“You know you look skinny, right?” The words felt like a too-tight hug that was starting to hurt.
At the time, I was in the middle of a weight-loss journey, having lost about 40 pounds from my adult high of 250 or so. (The “or so” is because I had no idea. I’d stopped weighing myself and stupidly refused to go to the doctor until I lost weight.) I’d gone from XXXL shirts and a 38-inch waist to larges and a 34-inch waist. But I was complaining about still feeling fat. That’s when my friend used the word “skinny” — something I’d never allowed myself to feel or understand no matter how I looked.
When I was 14 years old and 260 pounds, I looked in the mirror and saw raw, rubbed-together thighs, bright red stretch marks all over, and a stomach that succumbed to Earth’s gravitational pull. When I was 18 and 160 pounds, I saw those same stretch marks, dulled from years of settling in. Instead of focusing on my bony, broad shoulders, defined cheekbones, and the subtle outline of my ribs, I instead saw patches of leftover fat and hanging flesh. When I was 30 and back to 250 pounds, I saw failure. A teenage body coming back from the dead.
Then I started intermittent fasting, working out, and begrudgingly cutting back on cinnamon rolls. The pounds fell off. But by then, I’d learned something, first when I was in college and then again as a twentysomething after getting really sick following travel abroad: Getting in shape will never make me as happy as I think it will. Because no matter how I look or have looked in my life, I’ve never seen anything but a 14-year-old fat kid. Ever.
Even when my brain — and my friends — tried to tell me I was skinny, I couldn’t accept it. I started wondering if there was something deeper going on than simply body image issues, if I had something more serious going on, but had no idea who to talk to about it.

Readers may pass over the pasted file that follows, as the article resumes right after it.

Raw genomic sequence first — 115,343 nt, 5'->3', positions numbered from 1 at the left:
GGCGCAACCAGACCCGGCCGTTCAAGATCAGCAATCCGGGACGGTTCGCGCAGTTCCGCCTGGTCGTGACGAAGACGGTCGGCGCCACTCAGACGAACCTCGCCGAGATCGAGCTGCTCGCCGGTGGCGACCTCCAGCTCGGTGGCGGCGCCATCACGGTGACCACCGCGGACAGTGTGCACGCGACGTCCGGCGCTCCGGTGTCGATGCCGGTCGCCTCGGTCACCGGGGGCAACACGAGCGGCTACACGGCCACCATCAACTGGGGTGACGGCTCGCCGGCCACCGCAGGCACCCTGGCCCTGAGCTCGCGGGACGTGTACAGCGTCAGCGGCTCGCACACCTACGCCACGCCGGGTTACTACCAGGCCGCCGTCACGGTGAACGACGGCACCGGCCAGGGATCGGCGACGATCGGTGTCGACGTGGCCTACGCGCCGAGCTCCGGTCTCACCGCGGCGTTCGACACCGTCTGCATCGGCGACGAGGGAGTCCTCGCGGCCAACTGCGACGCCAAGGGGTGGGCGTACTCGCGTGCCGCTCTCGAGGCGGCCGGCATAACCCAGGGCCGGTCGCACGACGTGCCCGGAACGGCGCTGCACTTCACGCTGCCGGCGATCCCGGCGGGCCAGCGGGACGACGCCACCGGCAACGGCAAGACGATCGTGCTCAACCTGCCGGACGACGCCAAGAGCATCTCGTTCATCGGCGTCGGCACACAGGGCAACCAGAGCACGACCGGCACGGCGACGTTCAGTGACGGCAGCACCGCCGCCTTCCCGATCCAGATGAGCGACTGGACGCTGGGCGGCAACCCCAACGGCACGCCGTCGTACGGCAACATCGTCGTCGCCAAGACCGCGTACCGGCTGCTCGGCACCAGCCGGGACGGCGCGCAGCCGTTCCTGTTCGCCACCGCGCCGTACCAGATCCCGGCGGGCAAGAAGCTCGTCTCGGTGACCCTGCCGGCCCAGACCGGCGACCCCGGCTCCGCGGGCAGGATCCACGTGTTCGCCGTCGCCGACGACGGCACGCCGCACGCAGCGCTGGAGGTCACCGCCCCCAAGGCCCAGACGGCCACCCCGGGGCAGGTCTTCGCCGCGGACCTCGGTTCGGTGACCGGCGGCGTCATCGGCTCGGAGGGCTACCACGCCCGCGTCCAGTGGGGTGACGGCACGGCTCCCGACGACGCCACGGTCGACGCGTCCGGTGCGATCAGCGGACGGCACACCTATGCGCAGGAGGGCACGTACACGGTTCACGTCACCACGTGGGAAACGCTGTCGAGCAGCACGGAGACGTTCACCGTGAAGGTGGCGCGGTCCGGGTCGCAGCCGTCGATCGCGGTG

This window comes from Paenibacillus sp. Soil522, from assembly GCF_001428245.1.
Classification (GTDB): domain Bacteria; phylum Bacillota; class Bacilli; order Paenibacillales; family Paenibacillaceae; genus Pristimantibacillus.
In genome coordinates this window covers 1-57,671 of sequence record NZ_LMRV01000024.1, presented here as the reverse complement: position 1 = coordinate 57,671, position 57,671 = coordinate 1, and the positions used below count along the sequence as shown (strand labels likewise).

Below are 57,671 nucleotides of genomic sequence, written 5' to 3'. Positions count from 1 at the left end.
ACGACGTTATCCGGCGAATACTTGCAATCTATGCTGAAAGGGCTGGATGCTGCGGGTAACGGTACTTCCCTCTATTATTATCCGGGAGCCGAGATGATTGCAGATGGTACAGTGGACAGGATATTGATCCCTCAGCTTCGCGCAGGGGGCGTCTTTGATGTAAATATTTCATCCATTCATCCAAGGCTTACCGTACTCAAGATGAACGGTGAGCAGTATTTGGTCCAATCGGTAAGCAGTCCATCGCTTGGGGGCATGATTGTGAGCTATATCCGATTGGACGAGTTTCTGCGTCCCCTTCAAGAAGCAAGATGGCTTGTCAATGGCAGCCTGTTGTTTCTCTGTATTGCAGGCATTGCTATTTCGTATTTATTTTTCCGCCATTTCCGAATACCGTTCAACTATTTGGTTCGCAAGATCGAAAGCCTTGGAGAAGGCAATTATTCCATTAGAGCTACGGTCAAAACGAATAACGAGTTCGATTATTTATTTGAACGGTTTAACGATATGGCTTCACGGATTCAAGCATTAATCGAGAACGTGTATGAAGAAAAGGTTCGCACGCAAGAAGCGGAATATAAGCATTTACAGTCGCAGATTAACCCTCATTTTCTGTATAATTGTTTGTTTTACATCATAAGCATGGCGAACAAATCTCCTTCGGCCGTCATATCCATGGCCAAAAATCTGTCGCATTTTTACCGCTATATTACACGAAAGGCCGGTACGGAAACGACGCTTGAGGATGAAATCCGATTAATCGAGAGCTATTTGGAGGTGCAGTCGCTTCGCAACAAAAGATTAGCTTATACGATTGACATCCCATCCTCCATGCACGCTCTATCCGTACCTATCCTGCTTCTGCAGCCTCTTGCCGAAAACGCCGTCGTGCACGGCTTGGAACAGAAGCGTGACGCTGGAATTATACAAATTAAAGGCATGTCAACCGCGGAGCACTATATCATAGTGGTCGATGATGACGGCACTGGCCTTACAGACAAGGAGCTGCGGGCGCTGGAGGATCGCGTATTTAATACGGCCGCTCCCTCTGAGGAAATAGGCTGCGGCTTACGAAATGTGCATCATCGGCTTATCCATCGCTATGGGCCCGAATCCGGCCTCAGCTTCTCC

As it turns out, I wasn’t alone in that. “Sadly, body image issues are so underdiagnosed in men, but it turns out men deal with this all the time,” says Dr. Dana Harron, a clinical psychologist and author of Loving Someone With an Eating Disorder. “All of this stuff, from body image to dysmorphia, is a spectrum. We see so many six-packs in [media] but rarely address how men deal with these images.”
The good thing was that I no longer looked in the mirror and saw a fat kid. The bad news was that I looked in the mirror and saw a mystery.
I began 2020 a couple of years into a new body that had more muscle than at any point in my life and in the smallest clothes I’d worn since college. (I mean, everyone was wearing XL and size 38 in 2004, but you get the point.) My body was changing, and I tried to embrace it, doing cosmetic things I’d put off like tattoos and Lasik. The good thing was that I no longer looked in the mirror and saw a fat kid. The bad news is that I looked in the mirror and saw a mystery.
I simply had no conception of what my body looked like. I couldn’t tell if I was skinny or medium or dad-bod or still fat. I dreamed up gauges to use, like how clothes fit or how I thought other people who may have a similar body type might look or what people around me said. Predictably, that got me nowhere.
In hopes of at least understanding my body, I met a nutritionist to get some accurate metrics. We measured my metabolism and got a real body fat reading. We came up with a plan for me to measure and maintain my progress — to convince my brain to see a reality that had long been blocked off. I had a workout schedule. I knew exactly how to attack the gym. I was ready.
That was in March 2020. Then the pandemic came.
The past 10 months have been hell for me and my body. I didn’t get Covid-19, but Covid took its toll regardless.
I’ve gained somewhere between five and eight pounds — mostly, I assume, because my daily activity has decreased so much. Between virtual teaching, writing, and helping my son with distance learning, I sit. And sit. And sit. I feel it, too. I’ve spent hundreds of dollars trying to replace the endorphin rush, perversely enjoyable soreness, and feeling of accomplishment that going to the gym every day gave me. It’s not a drastic amount of weight, but the knowledge that it’s getting harder to lose it has given me immeasurable anxiety. My home feels like a dungeon of doubt; I’m even more unclear about how I look than when the year started. I don’t have many people who see me on a daily basis. I can’t trust the mirror. I’m rarely even wearing real clothes to know how they fit. Part of me is scared to try them on again.